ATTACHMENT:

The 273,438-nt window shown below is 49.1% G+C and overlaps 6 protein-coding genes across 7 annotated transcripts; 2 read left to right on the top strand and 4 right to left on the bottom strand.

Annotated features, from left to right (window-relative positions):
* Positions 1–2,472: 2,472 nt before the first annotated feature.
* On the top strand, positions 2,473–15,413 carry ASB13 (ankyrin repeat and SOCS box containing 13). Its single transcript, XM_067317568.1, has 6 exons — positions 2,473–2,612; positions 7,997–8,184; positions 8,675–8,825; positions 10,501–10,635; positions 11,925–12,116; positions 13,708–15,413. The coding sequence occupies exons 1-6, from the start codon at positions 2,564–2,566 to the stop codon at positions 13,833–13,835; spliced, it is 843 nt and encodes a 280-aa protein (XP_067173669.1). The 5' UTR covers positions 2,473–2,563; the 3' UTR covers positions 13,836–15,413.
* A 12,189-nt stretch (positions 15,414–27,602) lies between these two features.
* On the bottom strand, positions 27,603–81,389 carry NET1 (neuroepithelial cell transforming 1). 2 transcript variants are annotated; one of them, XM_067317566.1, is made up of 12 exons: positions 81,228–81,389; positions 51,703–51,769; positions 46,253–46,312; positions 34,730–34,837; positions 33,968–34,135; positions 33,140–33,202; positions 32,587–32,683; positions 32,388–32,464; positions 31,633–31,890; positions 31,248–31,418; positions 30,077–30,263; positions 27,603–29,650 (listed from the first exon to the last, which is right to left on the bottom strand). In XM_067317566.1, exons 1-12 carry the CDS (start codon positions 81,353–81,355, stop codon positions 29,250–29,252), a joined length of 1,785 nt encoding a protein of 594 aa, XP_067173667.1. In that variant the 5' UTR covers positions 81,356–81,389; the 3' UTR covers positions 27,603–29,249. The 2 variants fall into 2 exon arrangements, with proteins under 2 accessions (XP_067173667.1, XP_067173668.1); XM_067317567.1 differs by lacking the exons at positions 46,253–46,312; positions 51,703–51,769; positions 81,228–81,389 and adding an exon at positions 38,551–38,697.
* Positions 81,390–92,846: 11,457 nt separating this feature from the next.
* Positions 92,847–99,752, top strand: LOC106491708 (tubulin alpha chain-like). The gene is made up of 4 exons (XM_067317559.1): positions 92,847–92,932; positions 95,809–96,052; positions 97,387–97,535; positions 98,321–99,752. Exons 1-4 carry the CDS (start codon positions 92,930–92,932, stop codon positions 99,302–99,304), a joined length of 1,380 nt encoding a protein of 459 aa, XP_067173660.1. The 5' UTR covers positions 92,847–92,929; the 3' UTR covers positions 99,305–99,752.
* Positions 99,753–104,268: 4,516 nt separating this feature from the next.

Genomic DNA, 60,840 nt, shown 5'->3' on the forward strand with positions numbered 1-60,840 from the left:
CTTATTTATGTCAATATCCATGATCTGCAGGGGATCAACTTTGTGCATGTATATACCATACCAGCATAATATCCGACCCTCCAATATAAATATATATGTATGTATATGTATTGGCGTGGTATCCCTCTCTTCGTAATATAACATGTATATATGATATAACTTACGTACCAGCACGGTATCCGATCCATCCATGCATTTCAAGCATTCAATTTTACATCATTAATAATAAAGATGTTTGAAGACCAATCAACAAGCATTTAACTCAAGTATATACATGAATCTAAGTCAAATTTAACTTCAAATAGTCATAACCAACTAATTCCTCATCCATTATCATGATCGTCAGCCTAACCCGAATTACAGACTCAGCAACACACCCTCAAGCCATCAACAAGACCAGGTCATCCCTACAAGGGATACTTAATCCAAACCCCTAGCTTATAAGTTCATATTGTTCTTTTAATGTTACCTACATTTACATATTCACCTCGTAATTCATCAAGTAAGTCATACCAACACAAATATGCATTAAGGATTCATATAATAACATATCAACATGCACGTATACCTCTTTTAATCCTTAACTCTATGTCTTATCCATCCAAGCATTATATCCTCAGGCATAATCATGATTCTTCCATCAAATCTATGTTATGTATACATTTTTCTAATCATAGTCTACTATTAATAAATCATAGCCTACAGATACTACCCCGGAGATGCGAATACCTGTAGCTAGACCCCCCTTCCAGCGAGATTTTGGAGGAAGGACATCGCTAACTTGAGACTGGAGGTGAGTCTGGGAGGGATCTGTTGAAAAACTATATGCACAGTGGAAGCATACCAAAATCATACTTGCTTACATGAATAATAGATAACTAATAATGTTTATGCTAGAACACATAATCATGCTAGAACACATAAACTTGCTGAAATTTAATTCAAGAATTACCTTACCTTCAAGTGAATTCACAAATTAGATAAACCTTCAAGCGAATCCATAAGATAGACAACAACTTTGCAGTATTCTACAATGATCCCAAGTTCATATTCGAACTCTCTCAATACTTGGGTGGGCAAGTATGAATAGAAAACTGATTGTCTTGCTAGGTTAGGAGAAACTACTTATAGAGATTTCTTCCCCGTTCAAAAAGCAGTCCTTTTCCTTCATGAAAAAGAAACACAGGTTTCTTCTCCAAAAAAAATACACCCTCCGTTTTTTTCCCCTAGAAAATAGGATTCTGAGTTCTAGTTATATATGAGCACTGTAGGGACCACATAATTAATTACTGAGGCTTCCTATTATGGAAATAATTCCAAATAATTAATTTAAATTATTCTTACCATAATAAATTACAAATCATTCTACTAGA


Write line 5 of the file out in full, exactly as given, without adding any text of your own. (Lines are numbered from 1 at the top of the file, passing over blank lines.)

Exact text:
* A 12,189-nt stretch (positions 15,414–27,602) lies between these two features.